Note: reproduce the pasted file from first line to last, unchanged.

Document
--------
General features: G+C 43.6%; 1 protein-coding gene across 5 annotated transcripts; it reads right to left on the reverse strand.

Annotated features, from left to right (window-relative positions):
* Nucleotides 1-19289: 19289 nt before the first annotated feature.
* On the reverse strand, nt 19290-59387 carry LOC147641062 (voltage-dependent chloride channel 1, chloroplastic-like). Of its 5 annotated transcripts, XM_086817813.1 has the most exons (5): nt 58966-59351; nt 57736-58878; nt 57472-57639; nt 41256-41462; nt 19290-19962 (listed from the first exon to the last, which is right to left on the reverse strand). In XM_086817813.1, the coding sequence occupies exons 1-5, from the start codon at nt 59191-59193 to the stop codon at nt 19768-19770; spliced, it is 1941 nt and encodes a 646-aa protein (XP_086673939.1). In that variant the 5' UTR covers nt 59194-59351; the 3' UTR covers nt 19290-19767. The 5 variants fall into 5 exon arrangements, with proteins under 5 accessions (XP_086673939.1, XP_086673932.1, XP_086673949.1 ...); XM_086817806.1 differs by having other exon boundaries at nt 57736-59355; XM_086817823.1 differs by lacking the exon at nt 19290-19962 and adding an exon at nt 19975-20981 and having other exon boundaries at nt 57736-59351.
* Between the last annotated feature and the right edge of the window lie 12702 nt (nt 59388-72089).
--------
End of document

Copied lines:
General features: G+C 43.6%; 1 protein-coding gene across 5 annotated transcripts; it reads right to left on the reverse strand.

Annotated features, from left to right (window-relative positions):
* Nucleotides 1-19289: 19289 nt before the first annotated feature.
* On the reverse strand, nt 19290-59387 carry LOC147641062 (voltage-dependent chloride channel 1, chloroplastic-like). Of its 5 annotated transcripts, XM_086817813.1 has the most exons (5): nt 58966-59351; nt 57736-58878; nt 57472-57639; nt 41256-41462; nt 19290-19962 (listed from the first exon to the last, which is right to left on the reverse strand). In XM_086817813.1, the coding sequence occupies exons 1-5, from the start codon at nt 59191-59193 to the stop codon at nt 19768-19770; spliced, it is 1941 nt and encodes a 646-aa protein (XP_086673939.1). In that variant the 5' UTR covers nt 59194-59351; the 3' UTR covers nt 19290-19767. The 5 variants fall into 5 exon arrangements, with proteins under 5 accessions (XP_086673939.1, XP_086673932.1, XP_086673949.1 ...); XM_086817806.1 differs by having other exon boundaries at nt 57736-59355; XM_086817823.1 differs by lacking the exon at nt 19290-19962 and adding an exon at nt 19975-20981 and having other exon boundaries at nt 57736-59351.
* Between the last annotated feature and the right edge of the window lie 12702 nt (nt 59388-72089).